preclude the worker from making a protected disclosure. This means that an
employer cannot rely on the confidentiality clause in the contract in order
to claim that a worker has breached their contract by making the protected
The worker has the right not to be subjected to any detriment on the ground
that he or she made the protected disclosure. By way of example detriment in
this connection would evidently include any disciplinary action or a failure
to promote the worker. Moreover a worker claiming to have been subjected to
a detriment on the basis of a protected disclosure can complain to an employ-
ment tribunal and, if successful, the tribunal can make a compensation
award in favour of the worker. The compensation can include an element for
injury to feelings which it has been reported should be assessed in the same
way as an injury to feelings in the context of discrimination cases on the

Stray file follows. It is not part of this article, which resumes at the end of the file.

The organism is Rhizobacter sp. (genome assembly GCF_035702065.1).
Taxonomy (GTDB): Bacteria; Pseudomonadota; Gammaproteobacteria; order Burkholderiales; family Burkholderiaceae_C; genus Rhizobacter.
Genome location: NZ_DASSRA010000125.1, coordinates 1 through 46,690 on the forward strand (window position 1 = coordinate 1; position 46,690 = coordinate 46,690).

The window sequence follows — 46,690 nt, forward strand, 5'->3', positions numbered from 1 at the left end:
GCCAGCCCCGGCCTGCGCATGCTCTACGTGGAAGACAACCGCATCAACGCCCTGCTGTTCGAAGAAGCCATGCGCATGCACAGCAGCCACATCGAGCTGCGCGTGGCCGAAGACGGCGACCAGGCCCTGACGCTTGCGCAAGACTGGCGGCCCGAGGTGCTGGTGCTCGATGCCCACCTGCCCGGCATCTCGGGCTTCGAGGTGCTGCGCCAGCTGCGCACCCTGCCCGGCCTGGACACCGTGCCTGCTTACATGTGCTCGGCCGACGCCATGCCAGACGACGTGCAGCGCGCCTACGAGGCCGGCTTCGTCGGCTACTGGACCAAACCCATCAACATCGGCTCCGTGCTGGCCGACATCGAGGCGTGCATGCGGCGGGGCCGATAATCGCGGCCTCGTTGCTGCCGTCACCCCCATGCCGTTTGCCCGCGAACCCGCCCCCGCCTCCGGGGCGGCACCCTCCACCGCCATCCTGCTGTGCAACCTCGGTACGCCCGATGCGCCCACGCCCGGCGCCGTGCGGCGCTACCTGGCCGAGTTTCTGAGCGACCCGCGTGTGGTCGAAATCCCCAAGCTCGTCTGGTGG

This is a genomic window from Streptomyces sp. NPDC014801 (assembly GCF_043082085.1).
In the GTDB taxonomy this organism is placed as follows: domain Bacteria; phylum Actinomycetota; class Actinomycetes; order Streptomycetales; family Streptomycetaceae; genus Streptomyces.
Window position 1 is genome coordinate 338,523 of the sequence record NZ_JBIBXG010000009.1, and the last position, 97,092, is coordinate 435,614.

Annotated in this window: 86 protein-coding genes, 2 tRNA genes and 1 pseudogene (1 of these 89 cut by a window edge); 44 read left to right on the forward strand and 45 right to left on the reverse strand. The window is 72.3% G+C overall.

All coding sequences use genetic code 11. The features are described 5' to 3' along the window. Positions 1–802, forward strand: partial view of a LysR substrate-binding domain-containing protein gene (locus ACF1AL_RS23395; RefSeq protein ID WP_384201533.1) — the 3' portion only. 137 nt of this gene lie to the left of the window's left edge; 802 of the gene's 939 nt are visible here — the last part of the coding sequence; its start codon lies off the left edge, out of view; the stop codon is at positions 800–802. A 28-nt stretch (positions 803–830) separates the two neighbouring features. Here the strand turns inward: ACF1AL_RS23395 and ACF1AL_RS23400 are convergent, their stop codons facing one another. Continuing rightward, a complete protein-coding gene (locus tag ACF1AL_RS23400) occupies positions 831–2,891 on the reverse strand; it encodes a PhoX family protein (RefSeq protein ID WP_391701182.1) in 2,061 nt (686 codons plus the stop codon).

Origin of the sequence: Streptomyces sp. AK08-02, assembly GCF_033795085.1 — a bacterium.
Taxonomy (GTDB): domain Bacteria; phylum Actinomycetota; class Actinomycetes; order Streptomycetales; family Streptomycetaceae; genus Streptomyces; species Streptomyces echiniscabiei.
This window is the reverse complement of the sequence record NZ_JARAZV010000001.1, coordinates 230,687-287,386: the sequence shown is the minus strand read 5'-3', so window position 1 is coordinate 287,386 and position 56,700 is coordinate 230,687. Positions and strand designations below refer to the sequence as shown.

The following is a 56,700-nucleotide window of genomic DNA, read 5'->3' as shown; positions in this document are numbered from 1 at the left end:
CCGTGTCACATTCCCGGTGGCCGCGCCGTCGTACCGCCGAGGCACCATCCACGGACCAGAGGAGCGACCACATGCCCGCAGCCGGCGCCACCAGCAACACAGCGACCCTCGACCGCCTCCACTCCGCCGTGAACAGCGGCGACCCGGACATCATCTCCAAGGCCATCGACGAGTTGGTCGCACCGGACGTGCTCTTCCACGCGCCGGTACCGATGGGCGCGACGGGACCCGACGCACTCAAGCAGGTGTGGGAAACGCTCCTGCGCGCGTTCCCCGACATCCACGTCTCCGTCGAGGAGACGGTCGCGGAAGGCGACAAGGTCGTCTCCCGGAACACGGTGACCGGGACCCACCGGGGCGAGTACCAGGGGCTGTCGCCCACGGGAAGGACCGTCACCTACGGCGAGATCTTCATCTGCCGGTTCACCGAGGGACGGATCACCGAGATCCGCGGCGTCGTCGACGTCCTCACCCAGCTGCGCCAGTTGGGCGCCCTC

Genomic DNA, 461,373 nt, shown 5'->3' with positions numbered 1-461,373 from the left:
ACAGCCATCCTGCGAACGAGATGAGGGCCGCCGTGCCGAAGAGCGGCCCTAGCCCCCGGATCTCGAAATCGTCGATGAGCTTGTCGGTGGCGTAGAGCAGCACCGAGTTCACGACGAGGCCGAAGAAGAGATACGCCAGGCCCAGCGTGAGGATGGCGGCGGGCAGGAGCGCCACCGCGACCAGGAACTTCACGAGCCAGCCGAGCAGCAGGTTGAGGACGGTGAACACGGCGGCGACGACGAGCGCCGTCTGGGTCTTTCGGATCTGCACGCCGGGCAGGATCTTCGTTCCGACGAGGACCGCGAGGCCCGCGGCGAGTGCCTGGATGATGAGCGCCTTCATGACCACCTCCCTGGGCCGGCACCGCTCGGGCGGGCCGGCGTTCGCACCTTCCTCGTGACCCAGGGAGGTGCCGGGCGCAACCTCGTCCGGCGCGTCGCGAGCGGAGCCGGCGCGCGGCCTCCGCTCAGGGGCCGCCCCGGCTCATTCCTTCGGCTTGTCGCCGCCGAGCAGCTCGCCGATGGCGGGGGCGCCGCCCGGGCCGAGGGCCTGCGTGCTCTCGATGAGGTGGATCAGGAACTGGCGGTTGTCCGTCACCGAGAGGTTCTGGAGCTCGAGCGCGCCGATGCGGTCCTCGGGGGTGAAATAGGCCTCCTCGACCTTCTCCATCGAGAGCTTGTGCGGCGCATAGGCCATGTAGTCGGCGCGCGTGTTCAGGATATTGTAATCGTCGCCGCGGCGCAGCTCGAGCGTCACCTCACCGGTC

grounds of sex or race;
If the worker is dismissed and the reason or the principal reason is that he or
she made a protected disclosure this dismissal will automatically be consid-
ered as an unfair dismissal by an employment tribunal; and
Chapter 14 â€“ Human resources risk (human rights inside the workplace) 341
It is important to note that the usual qualifying period of one yearâ€™s continu-
ous employment and the usual cap on unfair dismissal compensation â€“ cur-
rently Â£55 000 â€“ do not apply in whistleblowing cases. This means that it
would be advantageous for a worker to show that he or she had been dis-
missed as a result of a protected disclosure rather than for any other reason
in unfair dismissal cases where the employee has less than one yearâ€™s contin-